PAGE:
The Risky Business of Wide Relationships
I need to be known. If I don’t, I’ll shrivel into a lonely secret. I don’t know about you, but I’d rather not become a relational raisin. And yet… Blast the yets. I do such a good job at keeping people out. My default reaction is to hide behind all manner of disguises. If only I could be known without the risk of people knowing me. Rock, meet my friend Hard Place.
I recently shared my story with a small group of men in my community group. It wasn’t the smooth, gleaming story we relay at parties. It was the one with the dark, morbid bit in the middle. The one laced with redemption.
The final shards of narrative fell from my mouth and the room grew dense with suspense. “What will they think? Do they see redemption? Or humiliation?” I had just exposed a part of me. I’d revealed a chink in my armor. I had traced the curling (and humbling) path of sin and salvation.
Did I just hand over a blueprint to terrorists? Or a map to explorers? Destruction or depth?
You can breathe. I’ll tell you. It wasn’t the former. I’ve got something special with these men. It’s the very thing that blows open the rock and digs a hole through the hard place.
Rocky Needs a Hug
What kind of relationships do you have? Are they narrow, or wide? Narrow relationships are safe, protected, and tragically shallow.
Step into the arena and see the two half-naked men prancing around the fenced-off square with big gloves. These guys have a relationship. But it’s not a wide relationship. That left hook proves it. Ouch.
Gloves up. Guard the face. Don’t let him in. These boys aren’t about to go in for a chat and a man-hug.
Step back into the room with me and the boys. My gloves are down, and so are theirs. We’ve got a secret: we know that there’s no left-hook coming. Trust brings the gloves down. Trust makes us breath deeply. Trust gets us to open up.
Because, if we’re honest, we don’t want to live behind the gloves. It’s lonely back there.
What’s Controlling You?
James Gruenewald once told my class, “What we choose to hide from trustworthy individuals will control our lives.” I like this. What I hide from trustworthy people shapes my life because I have to frenetically defend myself at every conceivable angle. And the more I have to hide, the more I look ridiculous. I mean, just picture the boxer trying to shield his entire body with those fluffy gloves. See him balled up in the corner? Ok, you can stop staring. It’s not polite.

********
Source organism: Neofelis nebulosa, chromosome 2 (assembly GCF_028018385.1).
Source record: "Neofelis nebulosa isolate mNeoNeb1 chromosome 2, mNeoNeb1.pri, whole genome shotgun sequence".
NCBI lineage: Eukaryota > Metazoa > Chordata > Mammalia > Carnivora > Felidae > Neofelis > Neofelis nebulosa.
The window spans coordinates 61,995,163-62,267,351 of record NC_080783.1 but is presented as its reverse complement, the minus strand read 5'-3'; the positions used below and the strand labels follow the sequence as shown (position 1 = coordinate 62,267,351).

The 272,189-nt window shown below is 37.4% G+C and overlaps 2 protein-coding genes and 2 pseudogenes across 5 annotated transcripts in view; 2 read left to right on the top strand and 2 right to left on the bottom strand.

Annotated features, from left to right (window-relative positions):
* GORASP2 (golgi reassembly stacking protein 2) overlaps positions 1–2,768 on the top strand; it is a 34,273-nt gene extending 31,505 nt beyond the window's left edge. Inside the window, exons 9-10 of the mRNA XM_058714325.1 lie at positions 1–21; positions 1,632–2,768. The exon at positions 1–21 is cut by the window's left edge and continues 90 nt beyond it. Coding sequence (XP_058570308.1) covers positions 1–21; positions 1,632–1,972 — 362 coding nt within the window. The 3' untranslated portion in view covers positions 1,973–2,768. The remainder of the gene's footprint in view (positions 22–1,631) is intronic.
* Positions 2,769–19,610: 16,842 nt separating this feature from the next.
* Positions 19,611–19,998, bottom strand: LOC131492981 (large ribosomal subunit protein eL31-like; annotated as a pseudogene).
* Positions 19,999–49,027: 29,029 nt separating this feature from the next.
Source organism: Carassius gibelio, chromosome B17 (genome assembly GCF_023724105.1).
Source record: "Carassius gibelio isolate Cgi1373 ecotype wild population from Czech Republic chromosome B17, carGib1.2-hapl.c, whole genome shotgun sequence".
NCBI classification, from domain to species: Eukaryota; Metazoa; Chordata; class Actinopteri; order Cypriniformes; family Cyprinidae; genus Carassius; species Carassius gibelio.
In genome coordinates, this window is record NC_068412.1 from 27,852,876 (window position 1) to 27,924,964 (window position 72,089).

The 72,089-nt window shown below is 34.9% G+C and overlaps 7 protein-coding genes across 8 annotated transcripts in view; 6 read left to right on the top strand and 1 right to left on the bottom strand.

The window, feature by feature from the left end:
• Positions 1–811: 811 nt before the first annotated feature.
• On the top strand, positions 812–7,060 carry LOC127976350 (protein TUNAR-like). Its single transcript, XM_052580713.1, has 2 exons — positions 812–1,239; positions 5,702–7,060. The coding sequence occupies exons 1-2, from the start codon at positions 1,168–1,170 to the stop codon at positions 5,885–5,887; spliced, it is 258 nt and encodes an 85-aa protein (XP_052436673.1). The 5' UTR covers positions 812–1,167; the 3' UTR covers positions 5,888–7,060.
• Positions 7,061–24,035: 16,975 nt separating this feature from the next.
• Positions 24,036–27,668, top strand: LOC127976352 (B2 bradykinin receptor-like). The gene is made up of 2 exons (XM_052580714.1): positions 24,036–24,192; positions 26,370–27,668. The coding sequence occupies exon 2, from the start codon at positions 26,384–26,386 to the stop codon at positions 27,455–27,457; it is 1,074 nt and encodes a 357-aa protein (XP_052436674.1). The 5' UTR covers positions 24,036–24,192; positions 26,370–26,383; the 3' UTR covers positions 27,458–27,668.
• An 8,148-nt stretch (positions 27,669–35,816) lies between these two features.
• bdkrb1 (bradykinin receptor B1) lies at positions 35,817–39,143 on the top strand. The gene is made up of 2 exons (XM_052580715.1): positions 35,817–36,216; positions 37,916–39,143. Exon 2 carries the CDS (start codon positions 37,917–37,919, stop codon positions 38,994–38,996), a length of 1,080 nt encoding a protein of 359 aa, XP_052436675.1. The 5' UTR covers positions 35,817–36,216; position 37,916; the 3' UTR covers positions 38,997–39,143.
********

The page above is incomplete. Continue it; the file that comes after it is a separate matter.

We become relational contortionists, bending and twisting ourselves beyond recognition lest our friends see who we really are. But what does that do for us? It leaves us with cramps and looking pretty awkward.
Of course, it’s important that we read that whole sentence. We’re talking about hiding from those worthy of our trust. Trust in gospel-community is manifestly not the same thing as exposing our dirty laundry to the world-at-large. Jerry Springer is for exposing our dirty laundry to the world-at-large. The church is not a midday circus show.
Who is worthy of trust? Fraudsters and friends both want to know us. But one wants to rob us blind. Trust is not stupidity. No boxer brings Starbucks and good conversation into the ring.
That said. I’d bet my dinner that our main problem isn’t knowing who to trust. It’s simply…trusting. Pulling the trigger. Stepping off the high dive. This trust business sounds risky. Well, it is. We’re letting our gloves down, after all.
But until we let our gloves down, we’ll never get much room for breathing. We certainly won’t taste the grace and welcome of those who know grace and welcome (Rom. 15:7). And we can bid empathic mercy, self-sacrificing love, burden-bearing and friends-for-walking-through-the-dark-valleys a sweet and lonely “adieu.”
Sounds like a safe bet.
Sounds like a lame bet.
Narrow relationships are wonderfully safe, in a malnourished and imprisoned sort of way. And wide relationships are gloriously risky, in a step-to-the-edge-of-the-Grand-Canyon-and-whoop-for-joy kind of way. Wide relationships draw out the hard things, so life-giving words might be spoken. Wide relationships invite intercession. Wide relationships find strong shoulders to lean on.
The caverns of our souls can quickly become dangerous echo chambers that warp our grasp on reality and dim our view of the gospel. True gospel-community (wonderfully wide and built on trust) cracks open the crypts and breathes truth and light inside. True gospel-community applies the healing salve of the gospel to the deep wounds which are too long untreated. True gospel-community shines the beauty of Jesus into dark chambers that have long since forgotten what this beauty looks like (more on this next post).
So. Take a risk with me?